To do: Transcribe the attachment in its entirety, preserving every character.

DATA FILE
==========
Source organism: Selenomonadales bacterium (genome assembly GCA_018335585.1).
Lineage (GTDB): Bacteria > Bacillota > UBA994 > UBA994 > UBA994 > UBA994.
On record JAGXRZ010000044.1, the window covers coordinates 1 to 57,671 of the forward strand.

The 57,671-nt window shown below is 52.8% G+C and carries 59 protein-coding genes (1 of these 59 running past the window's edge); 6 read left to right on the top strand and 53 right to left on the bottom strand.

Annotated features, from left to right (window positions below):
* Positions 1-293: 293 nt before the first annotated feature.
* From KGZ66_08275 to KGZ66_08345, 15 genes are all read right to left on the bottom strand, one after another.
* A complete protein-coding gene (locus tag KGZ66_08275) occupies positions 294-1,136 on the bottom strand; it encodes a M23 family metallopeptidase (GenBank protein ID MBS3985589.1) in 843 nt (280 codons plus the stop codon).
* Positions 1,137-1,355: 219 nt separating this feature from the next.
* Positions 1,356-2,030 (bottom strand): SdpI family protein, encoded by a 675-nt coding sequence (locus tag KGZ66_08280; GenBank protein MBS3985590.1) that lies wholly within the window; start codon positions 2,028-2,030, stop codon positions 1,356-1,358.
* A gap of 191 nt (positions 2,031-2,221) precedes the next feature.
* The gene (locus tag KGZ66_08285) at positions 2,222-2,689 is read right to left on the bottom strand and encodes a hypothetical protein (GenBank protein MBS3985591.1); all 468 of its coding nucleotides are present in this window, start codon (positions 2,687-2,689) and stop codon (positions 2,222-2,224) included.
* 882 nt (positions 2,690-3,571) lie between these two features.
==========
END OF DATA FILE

Source organism: Selenomonadales bacterium (genome assembly GCA_018335585.1).
Lineage (GTDB): Bacteria > Bacillota > UBA994 > UBA994 > UBA994 > UBA994.
On record JAGXRZ010000044.1, the window covers coordinates 1 to 57,671 of the forward strand.

The 57,671-nt window shown below is 52.8% G+C and carries 59 protein-coding genes (1 of these 59 running past the window's edge); 6 read left to right on the top strand and 53 right to left on the bottom strand.

Annotated features, from left to right (window positions below):
* Positions 1-293: 293 nt before the first annotated feature.
* From KGZ66_08275 to KGZ66_08345, 15 genes are all read right to left on the bottom strand, one after another.
* A complete protein-coding gene (locus tag KGZ66_08275) occupies positions 294-1,136 on the bottom strand; it encodes a M23 family metallopeptidase (GenBank protein ID MBS3985589.1) in 843 nt (280 codons plus the stop codon).
* Positions 1,137-1,355: 219 nt separating this feature from the next.
* Positions 1,356-2,030 (bottom strand): SdpI family protein, encoded by a 675-nt coding sequence (locus tag KGZ66_08280; GenBank protein MBS3985590.1) that lies wholly within the window; start codon positions 2,028-2,030, stop codon positions 1,356-1,358.
* A gap of 191 nt (positions 2,031-2,221) precedes the next feature.
* The gene (locus tag KGZ66_08285) at positions 2,222-2,689 is read right to left on the bottom strand and encodes a hypothetical protein (GenBank protein MBS3985591.1); all 468 of its coding nucleotides are present in this window, start codon (positions 2,687-2,689) and stop codon (positions 2,222-2,224) included.
* 882 nt (positions 2,690-3,571) lie between these two features.